But the Psalms are everywhere, not just in the Friday night service, and I never really noticed them before. I don’t think we studied the book of Psalms, either in elementary school or high school, probably because we were saying them daily in our prayers and our teachers assumed we knew them and understood them already. But we didn’t. Or, I didn’t.
Psalm 137- Waters of Babylon by Don McLean - https://youtu.be/uTnspbSjKVc
Psalm 137 - By the Waters of Babylon by Joey Weisenberg https://youtu.be/24SJuRGPpTI
The Psalms can also be downright hopeless at times, like Psalm 90 – We spend our years like a sigh; the span of our life is seventy years, or given the strength, eighty years, but the best of them are trouble and sorrow, they pass by speedily and we are in darkness. It’s depressing, sure, but it’s also a chance to acknowledge the dark places in our lives, and in our world, and show them to God, and ask God to care that we are suffering, and, most importantly, to give ourselves permission to care that we are suffering.
The most famous Psalm I know of is Psalm 23 – The lord is my shepherd I shall not want. Yea though I walk through the valley of the shadow of death, I will fear no evil, for you are with me. I like to think of it as an aspirational Psalm, a Psalm describing how we want life to be and to feel. It’s phrased in the present tense, as if all of these good things are already here, and I am already comforted, and I already feel safe, and will only experience goodness and love from now on. But I think the idea of a prayer like this is to help us hold onto a vision of a better world, even when that’s not how things are for us right now, which is why it’s often said at funerals. I found a really beautiful version of this one, in Hebrew and English, by one of the Jewish-male-acapella groups who usually sing silly holiday songs to the tunes of popular American music.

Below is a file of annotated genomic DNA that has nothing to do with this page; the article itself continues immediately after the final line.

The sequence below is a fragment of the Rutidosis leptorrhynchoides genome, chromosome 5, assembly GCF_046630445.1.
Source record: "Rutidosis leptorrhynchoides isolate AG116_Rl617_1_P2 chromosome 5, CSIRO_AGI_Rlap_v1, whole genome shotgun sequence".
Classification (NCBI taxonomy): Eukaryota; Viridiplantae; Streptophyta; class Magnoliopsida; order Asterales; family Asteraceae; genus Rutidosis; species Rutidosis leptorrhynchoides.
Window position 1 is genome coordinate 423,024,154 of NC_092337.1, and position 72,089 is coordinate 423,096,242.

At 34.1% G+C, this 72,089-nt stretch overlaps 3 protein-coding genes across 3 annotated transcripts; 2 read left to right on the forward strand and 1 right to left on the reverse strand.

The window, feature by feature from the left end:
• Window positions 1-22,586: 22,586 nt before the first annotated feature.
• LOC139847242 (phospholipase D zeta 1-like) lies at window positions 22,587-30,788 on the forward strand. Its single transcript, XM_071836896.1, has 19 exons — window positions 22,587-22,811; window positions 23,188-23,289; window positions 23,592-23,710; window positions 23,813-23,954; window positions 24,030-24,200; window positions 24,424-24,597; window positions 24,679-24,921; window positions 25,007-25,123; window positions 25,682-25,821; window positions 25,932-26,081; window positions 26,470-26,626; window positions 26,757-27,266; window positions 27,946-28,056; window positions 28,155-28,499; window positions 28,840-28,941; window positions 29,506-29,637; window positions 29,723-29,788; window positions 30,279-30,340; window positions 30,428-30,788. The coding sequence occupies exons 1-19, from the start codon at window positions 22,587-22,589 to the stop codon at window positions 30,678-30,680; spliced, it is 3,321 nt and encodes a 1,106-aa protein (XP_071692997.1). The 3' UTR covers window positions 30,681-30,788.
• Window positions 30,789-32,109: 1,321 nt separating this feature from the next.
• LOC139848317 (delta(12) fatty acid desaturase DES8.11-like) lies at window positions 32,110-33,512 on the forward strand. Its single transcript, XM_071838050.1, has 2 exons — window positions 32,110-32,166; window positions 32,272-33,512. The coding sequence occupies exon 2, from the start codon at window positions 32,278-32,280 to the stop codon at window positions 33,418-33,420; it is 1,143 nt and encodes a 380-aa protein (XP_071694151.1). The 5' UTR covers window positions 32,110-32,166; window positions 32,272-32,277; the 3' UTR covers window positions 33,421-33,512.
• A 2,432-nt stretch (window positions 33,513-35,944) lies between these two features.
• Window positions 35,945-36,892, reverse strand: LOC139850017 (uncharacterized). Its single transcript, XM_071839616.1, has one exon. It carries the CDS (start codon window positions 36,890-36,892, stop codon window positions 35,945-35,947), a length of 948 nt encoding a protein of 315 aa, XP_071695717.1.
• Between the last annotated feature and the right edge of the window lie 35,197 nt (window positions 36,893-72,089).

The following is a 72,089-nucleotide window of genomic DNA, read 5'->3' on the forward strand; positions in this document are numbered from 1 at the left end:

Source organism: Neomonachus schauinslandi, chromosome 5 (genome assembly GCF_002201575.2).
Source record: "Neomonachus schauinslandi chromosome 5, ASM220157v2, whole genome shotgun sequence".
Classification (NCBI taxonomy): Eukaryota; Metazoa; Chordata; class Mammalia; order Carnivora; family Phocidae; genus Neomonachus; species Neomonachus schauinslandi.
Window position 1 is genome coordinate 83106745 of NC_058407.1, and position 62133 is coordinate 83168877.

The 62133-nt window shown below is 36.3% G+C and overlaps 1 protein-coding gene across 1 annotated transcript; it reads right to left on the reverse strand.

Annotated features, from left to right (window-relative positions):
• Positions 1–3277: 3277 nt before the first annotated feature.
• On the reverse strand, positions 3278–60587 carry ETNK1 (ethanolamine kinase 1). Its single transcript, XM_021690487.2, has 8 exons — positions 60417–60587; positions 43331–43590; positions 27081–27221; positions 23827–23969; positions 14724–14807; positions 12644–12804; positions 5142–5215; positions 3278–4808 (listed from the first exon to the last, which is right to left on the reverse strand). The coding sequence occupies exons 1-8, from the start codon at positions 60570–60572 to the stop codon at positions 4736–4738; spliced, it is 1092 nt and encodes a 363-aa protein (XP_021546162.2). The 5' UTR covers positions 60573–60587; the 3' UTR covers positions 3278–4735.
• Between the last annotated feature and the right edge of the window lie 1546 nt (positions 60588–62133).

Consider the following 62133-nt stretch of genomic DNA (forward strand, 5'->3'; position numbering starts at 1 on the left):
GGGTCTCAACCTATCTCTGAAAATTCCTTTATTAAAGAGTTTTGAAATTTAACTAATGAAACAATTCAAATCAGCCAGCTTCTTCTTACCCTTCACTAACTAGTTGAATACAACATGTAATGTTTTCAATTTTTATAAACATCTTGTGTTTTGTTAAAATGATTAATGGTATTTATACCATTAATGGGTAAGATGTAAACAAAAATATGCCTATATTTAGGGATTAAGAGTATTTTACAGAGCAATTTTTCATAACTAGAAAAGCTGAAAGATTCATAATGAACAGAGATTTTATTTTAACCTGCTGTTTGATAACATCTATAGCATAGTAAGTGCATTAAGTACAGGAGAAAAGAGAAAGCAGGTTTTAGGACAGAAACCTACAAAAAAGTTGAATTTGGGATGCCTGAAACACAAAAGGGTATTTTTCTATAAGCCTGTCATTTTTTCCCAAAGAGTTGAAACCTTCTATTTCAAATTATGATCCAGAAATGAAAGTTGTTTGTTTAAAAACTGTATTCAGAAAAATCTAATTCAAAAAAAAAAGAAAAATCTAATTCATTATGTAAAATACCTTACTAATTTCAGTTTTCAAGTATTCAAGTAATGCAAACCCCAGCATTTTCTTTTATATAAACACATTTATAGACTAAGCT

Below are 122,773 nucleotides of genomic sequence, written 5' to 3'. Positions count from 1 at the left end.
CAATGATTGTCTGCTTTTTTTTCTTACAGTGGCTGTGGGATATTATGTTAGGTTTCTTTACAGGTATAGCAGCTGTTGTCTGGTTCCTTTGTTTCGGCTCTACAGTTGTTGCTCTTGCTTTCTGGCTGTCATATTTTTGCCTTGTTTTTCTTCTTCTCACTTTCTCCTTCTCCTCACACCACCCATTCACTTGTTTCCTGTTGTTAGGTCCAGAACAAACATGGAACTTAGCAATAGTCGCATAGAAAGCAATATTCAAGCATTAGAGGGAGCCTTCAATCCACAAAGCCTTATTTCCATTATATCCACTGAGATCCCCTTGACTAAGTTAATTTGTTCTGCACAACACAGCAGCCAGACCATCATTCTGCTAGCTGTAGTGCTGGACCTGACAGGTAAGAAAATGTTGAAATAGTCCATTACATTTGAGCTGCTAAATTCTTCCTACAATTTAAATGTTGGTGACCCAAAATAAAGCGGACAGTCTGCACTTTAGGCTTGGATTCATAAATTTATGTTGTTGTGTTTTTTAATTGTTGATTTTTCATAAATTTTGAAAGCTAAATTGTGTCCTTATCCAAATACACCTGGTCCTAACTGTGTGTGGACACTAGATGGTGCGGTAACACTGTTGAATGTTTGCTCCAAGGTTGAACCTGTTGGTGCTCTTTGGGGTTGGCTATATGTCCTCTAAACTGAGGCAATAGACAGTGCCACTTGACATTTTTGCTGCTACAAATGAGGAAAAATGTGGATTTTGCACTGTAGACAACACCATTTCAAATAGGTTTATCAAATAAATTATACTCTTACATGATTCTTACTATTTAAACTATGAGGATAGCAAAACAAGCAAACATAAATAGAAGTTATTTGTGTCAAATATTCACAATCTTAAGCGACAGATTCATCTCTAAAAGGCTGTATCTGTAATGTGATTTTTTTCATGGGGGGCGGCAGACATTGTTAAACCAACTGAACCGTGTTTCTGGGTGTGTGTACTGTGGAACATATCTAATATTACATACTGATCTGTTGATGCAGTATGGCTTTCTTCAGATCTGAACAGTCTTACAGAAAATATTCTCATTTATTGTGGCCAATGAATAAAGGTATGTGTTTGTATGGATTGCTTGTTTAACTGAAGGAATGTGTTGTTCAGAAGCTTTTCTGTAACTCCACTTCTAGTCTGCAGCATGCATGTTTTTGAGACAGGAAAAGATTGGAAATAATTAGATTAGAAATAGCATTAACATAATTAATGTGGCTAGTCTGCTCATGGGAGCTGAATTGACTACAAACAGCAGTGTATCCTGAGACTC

Psalm 23 – Gam Ki Elech – Six13 – https://youtu.be/bezjJbBkWkg